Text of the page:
Bug in Get-VBRJob IsScheduleEnabled?

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Bug in Get-VBRJob IsScheduleEnabled?

Veeam Logoby cparker4486 » Sun Sep 15, 2013 9:12 pm

Hello,

Why does "IsScheduleEnabled" returned True for jobs that are not scheduled? Please see the screenshot. Shouldn't he two jobs highlighted in red be returning False?

Image

On a separate note, why is "Name" recognized as a parameter of Get-VBRJob but IsScheduleEnabled and other parameters are not?
-- Chris
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Re: Bug in Get-VBRJob IsScheduleEnabled?

Veeam Logoby v.Eremin » Mon Sep 16, 2013 10:04 am

Why does "IsScheduleEnabled" returned True for jobs that are not scheduled?

Because this parameter shows the general state of a given job – whether it’s enabled or disabled. If you disable a job, the said parameter will output “True”. Otherwise, it will output “False”.

The parameter you’re looking for is .CanRunByScheduler(), so, the script should look like this:

Code: Select all
Get-VBRjob | select name, {$_.canrunbyscheduler()} |ft -AutoSize

On a separate note, why is "Name" recognized as a parameter of Get-VBRJob but IsScheduleEnabled and other parameters are not?

This is by design. In order to sort the jobs by given parameter you should use the following script:

Code: Select all
Get-VBRjob | where {$_.canrunbyscheduler() -eq $True}


Thanks.
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Re: Bug in Get-VBRJob IsScheduleEnabled?

Veeam Logoby cparker4486 » Mon Sep 16, 2013 3:34 pm

Thanks for the information. canrunbyscheduler() doesn't appear in the list when I do "Get-VBRJob | fl" so how should I have gone about discovering that function?

On the second part, I think I may have a misunderstanding of PS cmdlets. What's confusing is that cmdlets seem to have an inconsistency in which parameters they expose as arguments. For example, Get-Service exposes Name and DisplayName but not Status. So I can do "Get-Service -Name *search*" but not "Get-Service -Status stopped". Instead I have to do "Get-Service | ? status -eq stopped". Do you know why?

edit: Let me clarify that question. Do you know why cmdlets don't expose every key as a parameter for the command?
-- Chris
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Re: Bug in Get-VBRJob IsScheduleEnabled?

Veeam Logoby v.Eremin » Mon Sep 16, 2013 3:42 pm

how should I have gone about discovering that function?

You can use Get-Member function in order to see all the parameters/functions a job has:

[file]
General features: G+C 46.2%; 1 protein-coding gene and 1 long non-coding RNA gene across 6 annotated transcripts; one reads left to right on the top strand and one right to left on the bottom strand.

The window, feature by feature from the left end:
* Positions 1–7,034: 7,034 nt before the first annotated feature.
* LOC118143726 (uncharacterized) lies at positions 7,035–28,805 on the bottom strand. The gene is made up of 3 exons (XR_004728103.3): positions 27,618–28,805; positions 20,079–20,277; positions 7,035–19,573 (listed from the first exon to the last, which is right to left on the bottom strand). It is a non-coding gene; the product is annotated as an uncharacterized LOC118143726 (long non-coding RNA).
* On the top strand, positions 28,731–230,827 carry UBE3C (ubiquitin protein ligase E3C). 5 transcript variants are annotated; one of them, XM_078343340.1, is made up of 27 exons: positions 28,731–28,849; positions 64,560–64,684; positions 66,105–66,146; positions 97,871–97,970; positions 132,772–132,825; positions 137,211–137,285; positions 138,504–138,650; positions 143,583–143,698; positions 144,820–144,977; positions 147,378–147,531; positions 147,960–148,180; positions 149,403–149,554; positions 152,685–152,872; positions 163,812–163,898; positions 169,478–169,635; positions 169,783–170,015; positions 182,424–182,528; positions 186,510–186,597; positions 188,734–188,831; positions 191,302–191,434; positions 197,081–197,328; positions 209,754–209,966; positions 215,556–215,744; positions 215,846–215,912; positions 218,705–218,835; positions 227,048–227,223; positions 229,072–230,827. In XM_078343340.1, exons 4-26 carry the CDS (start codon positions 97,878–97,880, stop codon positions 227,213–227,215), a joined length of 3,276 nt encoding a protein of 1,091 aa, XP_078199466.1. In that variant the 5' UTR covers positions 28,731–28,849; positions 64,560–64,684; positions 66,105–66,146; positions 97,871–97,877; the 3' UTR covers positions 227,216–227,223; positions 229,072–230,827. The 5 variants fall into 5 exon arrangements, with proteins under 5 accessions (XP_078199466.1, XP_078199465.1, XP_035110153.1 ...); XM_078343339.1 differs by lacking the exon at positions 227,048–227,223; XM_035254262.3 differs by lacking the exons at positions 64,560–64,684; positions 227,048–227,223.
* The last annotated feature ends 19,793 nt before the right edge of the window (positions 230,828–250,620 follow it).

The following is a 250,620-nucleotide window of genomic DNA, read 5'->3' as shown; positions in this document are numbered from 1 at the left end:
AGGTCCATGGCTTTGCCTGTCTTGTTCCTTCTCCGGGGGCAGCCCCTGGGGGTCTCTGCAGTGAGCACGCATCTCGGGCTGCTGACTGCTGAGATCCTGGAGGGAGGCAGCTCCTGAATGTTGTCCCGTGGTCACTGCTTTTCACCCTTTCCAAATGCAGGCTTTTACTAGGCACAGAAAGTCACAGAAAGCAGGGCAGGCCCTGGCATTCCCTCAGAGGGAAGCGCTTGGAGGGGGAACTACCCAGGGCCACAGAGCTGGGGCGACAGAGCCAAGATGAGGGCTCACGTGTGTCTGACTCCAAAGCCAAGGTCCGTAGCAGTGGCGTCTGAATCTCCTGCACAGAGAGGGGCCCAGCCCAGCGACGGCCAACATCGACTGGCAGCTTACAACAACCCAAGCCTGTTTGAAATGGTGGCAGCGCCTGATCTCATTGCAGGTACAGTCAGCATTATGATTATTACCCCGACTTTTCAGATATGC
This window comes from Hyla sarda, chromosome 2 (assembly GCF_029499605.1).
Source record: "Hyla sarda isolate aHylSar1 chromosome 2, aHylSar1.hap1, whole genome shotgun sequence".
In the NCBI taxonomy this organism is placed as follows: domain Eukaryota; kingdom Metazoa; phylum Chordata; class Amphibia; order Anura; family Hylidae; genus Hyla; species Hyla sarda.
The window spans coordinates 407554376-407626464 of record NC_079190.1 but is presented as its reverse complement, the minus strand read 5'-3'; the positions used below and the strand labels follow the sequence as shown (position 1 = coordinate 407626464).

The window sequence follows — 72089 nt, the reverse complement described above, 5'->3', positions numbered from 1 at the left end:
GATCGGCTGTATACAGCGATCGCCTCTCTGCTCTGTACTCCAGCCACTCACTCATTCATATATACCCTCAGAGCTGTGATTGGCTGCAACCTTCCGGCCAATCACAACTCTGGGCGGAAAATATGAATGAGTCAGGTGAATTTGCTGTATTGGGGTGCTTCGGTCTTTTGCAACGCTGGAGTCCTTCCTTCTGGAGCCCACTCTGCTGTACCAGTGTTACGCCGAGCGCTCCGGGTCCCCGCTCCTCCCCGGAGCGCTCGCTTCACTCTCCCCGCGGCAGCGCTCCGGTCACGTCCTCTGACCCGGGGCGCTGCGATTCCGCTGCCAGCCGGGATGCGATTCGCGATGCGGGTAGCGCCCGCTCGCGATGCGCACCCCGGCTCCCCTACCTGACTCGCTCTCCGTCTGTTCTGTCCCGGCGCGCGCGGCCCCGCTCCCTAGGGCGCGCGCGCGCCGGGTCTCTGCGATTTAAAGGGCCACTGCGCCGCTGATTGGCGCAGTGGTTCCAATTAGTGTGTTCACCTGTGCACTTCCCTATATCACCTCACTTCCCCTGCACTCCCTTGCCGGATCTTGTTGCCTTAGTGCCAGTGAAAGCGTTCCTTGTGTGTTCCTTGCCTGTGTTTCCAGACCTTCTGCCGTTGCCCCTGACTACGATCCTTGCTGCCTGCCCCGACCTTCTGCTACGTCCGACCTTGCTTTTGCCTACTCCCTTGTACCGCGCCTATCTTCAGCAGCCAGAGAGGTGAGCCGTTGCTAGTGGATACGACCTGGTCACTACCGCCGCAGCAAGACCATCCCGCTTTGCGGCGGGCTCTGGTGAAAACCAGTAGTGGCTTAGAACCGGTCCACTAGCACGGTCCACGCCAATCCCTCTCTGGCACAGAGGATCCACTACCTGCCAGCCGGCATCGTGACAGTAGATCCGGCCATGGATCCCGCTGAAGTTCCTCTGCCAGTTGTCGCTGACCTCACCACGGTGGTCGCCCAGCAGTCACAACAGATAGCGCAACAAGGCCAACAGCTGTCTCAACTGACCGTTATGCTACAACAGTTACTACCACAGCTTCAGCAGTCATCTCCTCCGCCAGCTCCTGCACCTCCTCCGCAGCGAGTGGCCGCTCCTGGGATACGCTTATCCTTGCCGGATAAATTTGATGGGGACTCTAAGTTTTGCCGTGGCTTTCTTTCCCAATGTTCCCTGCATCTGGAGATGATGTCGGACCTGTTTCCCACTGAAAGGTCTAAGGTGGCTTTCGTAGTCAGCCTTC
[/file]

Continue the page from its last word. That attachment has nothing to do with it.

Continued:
Code: Select all
Get-VBRJob -name "Name of backup Job" | Get-Member

Do you know why?

I believe, it’s just the way the cmdlets are written. The writer decides whether or not to expose certain parameters this way. Thanks.
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Re: Bug in Get-VBRJob IsScheduleEnabled?

Veeam Logoby cparker4486 » Mon Sep 16, 2013 10:28 pm

Thanks for the info.
-- Chris
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Re: Bug in Get-VBRJob IsScheduleEnabled?

Veeam Logoby tsightler » Mon Sep 16, 2013 11:12 pm

cparker4486 wrote:edit: Let me clarify that question. Do you know why cmdlets don't expose every key as a parameter for the command?

I think it's fair to say that no (or at least very few) cmdlets expose every possible property of an object as a command line option. There are some that are pretty much considered "standard" such as "Name", and others which are more left up to discretion based on use case. This isn't unique to Veeam Powershell as more as a base concept of powershell and part of it's power.

For example, take the "Get-VM" parameter from the vSphere PowerCLI powershell interface, it provides command line parameters to filter on things like Datastore, Location, Name, Id, and I think a couple of others, but what if you want to query only VMs that are currently powered on? There's no command line parameter for that, you simply fall back to leveraging the object model for the VM, something like:
Code: Select all
Get-VM | where { $_.PowerState -eq “PoweredOn”}

So this would return only VMs that are powered on. Simple enough, and easy enough to mimic with a simple command line option. But what happens when you want to get more complex, like returning all VMs that are powered on with more than 4GB of RAM and less than 2 vCPUs? With the syntax above is easy for me to construct such complex queries to get only the results I want leveraging the object model and the full range of conditional logic available to me in Powershell. This level of selection logic would be extremely difficult to mimic using only command line options and would get ugly very quickly.
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